Why are we doing this?.. Oh, yeah!

WARNING: This is a big post with lots of photos!


Ruth here:


“First and fore most I need to apologize for the disappearing act. We are alive and the boat is well. This winter has been ruff. It has basically not stopped snowing since my last post 2 months ago. The snow transitions between light and dumping and the sky changes from a lovely gray hue to a blinding white. All days look the same. I’ve never seen negative temperatures but now am well aquatinted with the lack of feeling in my fingers, toes, and nose.

That’s enough complaining about the cold……. I could write an epic about my feelings on this winter

2 months ago Garrett and I had a very tough call to debate. Which led to an agreement which led to a saw hacking through the deck. Let me explain…

“I’ve been thinking…”

Garrett expressed to Ruth.

Inside Ruth’s mind an initial explosion of fear and frustration sets off.

“Ok,” (the only word that escapes)

Garrett continues,

“I’m not sure about the cabin houses. I’m worried that the interior is going to be too small. I might regret compromising on interior space in order to have a huge working deck. I just don’t think it’s going to give us what we really want. The ability to have crew aboard and be comfortable down below just doesn’t seem realistic.”

Ruth agreed with all these points and began thinking herself.

The table fell quite as both parties thought.

“How can we fix this?”

“How can we still make this boat work?”

“Is not changing this now going to lead to us selling Rediviva like her 6 predecessors?”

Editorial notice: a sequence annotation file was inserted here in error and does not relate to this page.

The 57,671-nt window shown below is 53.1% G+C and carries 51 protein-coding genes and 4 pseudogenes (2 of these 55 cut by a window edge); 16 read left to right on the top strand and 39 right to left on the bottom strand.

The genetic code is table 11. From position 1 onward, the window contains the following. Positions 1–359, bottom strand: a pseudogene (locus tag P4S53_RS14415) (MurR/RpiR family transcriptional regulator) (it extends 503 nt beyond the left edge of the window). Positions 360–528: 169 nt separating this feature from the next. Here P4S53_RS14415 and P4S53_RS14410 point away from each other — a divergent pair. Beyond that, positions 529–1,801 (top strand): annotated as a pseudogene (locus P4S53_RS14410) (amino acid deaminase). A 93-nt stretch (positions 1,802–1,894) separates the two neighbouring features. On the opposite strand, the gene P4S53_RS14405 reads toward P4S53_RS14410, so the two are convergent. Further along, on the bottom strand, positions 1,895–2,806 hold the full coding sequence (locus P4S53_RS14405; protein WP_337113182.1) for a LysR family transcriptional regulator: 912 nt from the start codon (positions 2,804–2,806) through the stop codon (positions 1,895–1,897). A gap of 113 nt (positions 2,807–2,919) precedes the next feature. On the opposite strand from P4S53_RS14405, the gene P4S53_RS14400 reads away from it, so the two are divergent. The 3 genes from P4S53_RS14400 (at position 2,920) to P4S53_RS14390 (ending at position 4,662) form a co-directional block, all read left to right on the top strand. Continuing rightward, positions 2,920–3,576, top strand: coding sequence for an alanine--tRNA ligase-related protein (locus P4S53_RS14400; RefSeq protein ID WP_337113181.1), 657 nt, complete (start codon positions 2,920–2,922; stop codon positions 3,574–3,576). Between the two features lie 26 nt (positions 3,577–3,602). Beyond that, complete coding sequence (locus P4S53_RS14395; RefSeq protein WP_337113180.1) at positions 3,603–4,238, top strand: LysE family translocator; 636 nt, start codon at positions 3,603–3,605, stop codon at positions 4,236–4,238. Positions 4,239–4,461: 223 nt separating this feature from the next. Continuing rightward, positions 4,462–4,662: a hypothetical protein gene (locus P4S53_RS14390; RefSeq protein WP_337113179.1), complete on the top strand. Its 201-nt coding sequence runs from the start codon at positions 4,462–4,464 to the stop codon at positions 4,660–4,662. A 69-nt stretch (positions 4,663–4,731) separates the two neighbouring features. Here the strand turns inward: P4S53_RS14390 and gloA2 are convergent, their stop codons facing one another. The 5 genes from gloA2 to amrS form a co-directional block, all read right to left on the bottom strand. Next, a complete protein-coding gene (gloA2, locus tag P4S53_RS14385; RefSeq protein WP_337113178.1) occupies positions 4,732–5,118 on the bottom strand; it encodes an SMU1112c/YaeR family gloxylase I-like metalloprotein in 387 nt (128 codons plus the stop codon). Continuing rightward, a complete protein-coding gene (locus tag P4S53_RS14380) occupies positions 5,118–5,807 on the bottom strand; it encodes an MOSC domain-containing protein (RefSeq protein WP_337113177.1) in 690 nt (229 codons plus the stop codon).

“Did we make a mistake?”

“What can be done?”

As the boat sat, her layout on deck made a very workable foredeck, huge side decks, massive flush cockpit, and two cabin houses leaving a two foot gap around the main mast where the houses were separated. Down below was cozy but only for a couple. Everything being close together but still a considerable galley, relatively spacious salon seating, manageable main bunk, no shower but room for a plumbed head tucked under the deck between the split cabin houses. Surprisingly in our relationship I, the female, am less in need of space. I feel I could have been happy with this configuration. I also agree that our wants with this boat was to be able to have crew. To have multiple people aboard, to travel with us, to share the experience, and to be comfortable. That just wasn’t going to be possible the way things were. Above all else, I know Garrett. If he is telling me now that he has doubts than this is not the first time he’s thought about it nor will it stop.

It may be a thing I regret, once the boat is completed, that I wasn’t present for the 2 weeks it took to make the change. The change that was needed meant deconstructing months of work and taking a saw to progress we had made. No matter how I tried to push myself into the boat shed I couldn’t. This also means no pictures or video footage.

However, props to Garrett who had the cojones to see what he needed to do and then do it! After it was all said and done Garrett felt so relieved.


“It actually wasn’t as difficult as it would seem. Since the deck was already installed all I had to do was figure out how I wanted to widen the cabin and trace it out. I decided that the best way to solve the issue of space was to make the split cabin, a traditional layout, into one big cabin house, which is more common to see these days. The forward wall remained the same but the side walls were pushed out 8 inches. Giving us 16in side decks versus 24 inches. The aft wall was extended back a station (2 feet) removing only one deck beam. Seeing the new cabin cut out was exciting because the interior space it gave was impressive and what I thought would be a compromise on a workable deck really wasn’t much of a sacrifice.”